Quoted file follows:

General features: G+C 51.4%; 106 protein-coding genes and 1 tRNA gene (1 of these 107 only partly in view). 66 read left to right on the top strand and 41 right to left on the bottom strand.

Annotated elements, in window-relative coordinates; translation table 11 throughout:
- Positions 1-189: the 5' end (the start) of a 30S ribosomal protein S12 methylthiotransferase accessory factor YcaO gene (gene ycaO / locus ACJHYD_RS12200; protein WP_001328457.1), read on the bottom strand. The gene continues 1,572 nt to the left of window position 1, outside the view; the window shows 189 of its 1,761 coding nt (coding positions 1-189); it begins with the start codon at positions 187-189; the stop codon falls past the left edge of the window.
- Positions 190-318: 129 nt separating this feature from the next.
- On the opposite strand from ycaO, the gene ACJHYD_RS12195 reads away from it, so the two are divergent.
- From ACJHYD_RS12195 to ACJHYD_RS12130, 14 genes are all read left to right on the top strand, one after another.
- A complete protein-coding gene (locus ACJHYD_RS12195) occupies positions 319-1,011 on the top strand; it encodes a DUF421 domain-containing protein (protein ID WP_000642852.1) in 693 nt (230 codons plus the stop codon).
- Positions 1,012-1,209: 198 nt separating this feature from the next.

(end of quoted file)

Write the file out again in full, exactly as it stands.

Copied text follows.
General features: G+C 51.4%; 106 protein-coding genes and 1 tRNA gene (1 of these 107 only partly in view). 66 read left to right on the top strand and 41 right to left on the bottom strand.

Annotated elements, in window-relative coordinates; translation table 11 throughout:
- Positions 1-189: the 5' end (the start) of a 30S ribosomal protein S12 methylthiotransferase accessory factor YcaO gene (gene ycaO / locus ACJHYD_RS12200; protein WP_001328457.1), read on the bottom strand. The gene continues 1,572 nt to the left of window position 1, outside the view; the window shows 189 of its 1,761 coding nt (coding positions 1-189); it begins with the start codon at positions 187-189; the stop codon falls past the left edge of the window.
- Positions 190-318: 129 nt separating this feature from the next.
- On the opposite strand from ycaO, the gene ACJHYD_RS12195 reads away from it, so the two are divergent.
- From ACJHYD_RS12195 to ACJHYD_RS12130, 14 genes are all read left to right on the top strand, one after another.
- A complete protein-coding gene (locus ACJHYD_RS12195) occupies positions 319-1,011 on the top strand; it encodes a DUF421 domain-containing protein (protein ID WP_000642852.1) in 693 nt (230 codons plus the stop codon).
- Positions 1,012-1,209: 198 nt separating this feature from the next.